Heartland: During his sessions with the plastic surgeon, everyone is wearing goggles because they are dealing with laser. Did that ever affect your equipment? What was it like filming those sequences? Especially watching him go through such pain?

      Bill: It was very difficult to see Bryon suffer so intensely. It was incongruous to see this tough guy, with his violent past, cringing in agony during and after the procedures.  But I see the pain Bryon endured as his penance.  We all make mistakes. We all are in need of redemption at times in our lives. Now Bryon’s mistakes were written all over his face, and they were more serious than the ones most of us make. But I don’t think that should not deny him a shot at forgiveness and redemption, especially if he is sincere in his desire to change and to make amends for his past sins.

      We did have a scare with the camera equipment.  We used a Panasonic VariCam as our lead camera, and a Panasonic HDX-170 as the second camera.  When shooting the third treatment, Kevin O’Brien, my cinematographer, noticed in his viewfinder some odd streaks shooting out from the laser. When we played back the footage that night, those streaks appeared as giant green lightning bolts in the image. That footage was unusable and we became concerned this would happen a lot.  But the problem only surfaced when a certain laser was used, and when it was set at specific wavelength. The medical team often adjusted the laser type and wavelengths, dependent on the color of the ink and its intensity. Fortunately the cameras never sustained any damage.

      The goggles presented a challenge for our photographers but they did a tremendous  job overcoming that obstacle.

      Heartland: At one point, one of the nurses talk about how she felt more comfortable with Bryon as he was losing his tattoos and it’s not clear on whether it was because he was in a better mood or she was able to see him as more beyond the tattoos. How did your relationship evolve with Bryon over the course of filming?

      Bill: Of course in the beginning there was a little internal discomfort for some on the Vanderbilt University Medical Center team. But they were so professional.  I can say with complete confidence that from day one, Dr. Bruce Shack and his staff looked beyond the tattoos to see the real human being under the ink. They never treated Bryon differently than they any other patient.  And as the months of treatments passed, a deep bond developed between Bryon and Julie and many on the staff.  You can see that connection in the emotional goodbye at the final treatment.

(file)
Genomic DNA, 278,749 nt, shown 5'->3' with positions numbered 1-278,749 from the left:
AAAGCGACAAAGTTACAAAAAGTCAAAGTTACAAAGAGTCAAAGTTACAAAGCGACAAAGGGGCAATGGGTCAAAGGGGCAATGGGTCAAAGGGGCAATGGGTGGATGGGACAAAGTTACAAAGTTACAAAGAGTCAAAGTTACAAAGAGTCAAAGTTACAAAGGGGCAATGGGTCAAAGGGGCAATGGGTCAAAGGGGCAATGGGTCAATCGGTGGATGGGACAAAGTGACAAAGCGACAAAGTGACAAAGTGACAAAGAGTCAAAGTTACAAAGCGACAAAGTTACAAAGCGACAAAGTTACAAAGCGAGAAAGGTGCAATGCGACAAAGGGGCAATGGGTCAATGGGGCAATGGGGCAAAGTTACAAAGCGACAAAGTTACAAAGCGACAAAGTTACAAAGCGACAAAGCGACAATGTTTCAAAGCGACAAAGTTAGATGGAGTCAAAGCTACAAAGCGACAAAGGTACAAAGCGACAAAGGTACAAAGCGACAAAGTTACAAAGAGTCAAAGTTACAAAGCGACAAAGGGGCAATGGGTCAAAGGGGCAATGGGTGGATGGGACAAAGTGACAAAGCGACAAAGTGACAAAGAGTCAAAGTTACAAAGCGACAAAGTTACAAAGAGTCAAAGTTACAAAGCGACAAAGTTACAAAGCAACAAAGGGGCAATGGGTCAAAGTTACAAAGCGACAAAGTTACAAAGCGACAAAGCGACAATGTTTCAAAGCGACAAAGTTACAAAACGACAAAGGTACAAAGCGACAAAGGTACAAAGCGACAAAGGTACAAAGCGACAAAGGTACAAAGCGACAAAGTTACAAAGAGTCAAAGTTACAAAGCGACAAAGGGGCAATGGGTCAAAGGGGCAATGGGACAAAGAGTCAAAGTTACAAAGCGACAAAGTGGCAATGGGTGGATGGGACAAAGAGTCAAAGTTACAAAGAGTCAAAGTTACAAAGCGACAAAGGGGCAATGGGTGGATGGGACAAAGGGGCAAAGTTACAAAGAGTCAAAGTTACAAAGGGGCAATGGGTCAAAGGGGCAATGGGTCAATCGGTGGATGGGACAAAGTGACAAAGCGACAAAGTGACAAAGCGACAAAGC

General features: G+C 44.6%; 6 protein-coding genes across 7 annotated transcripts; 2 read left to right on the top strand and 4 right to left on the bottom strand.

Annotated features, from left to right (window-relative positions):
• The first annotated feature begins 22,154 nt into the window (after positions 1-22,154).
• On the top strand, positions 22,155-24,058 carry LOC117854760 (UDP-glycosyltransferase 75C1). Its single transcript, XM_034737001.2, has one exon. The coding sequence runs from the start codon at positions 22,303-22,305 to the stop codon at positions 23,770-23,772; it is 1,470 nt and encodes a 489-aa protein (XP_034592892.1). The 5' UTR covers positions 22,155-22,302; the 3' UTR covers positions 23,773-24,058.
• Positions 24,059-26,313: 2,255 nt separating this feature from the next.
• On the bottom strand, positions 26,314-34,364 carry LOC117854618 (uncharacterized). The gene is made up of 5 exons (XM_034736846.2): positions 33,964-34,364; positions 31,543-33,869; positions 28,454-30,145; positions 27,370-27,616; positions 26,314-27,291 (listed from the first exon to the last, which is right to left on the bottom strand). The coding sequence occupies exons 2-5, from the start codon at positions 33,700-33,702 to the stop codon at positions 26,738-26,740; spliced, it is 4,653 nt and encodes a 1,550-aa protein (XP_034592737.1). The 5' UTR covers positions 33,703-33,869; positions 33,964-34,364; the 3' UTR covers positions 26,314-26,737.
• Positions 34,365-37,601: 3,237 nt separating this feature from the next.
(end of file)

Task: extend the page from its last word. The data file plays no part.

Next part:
Never in my wildest dreams did I expect to become so fond of Bryon and Julie and their family.  Bryon represented so many things that I despised. But I am also a believer in second chances.  In the early stages of the treatments, I was concerned Bryon would give up simply because the pain was just too extreme. But he was so determined to change his life that he wouldn’t allow himself to quit. And he did it not only for himself, but for his wife and family. I respect that. They have become my friends.

      Heartland: Has this film been screened to other members of the ex-skinhead community? How have they reacted to it?

      Bill: I can’t say for certain whether anyone from the white nationalist movement has attended a screening.  If one or more has, none of them have approached me to discuss the film. However there has been plenty of hostility expressed toward Bryon on skinhead and other white power websites.

      This is important. It took an extreme amount of courage for Bryon and Julie to do this film.  It’s not easy to get out of the movement. The Southern Poverty Law Center’s Joe Roy says it so well in the film, “Skinheads believe death before dishonor and dishonor is when someone leaves the movement.” And in fact, Bryon faced death threats when he got out.  And we knew that doing the movie could open him up to more threats. Before we started filming, I had several sober discussions with Bryon and Julie about the possible ramifications of participating.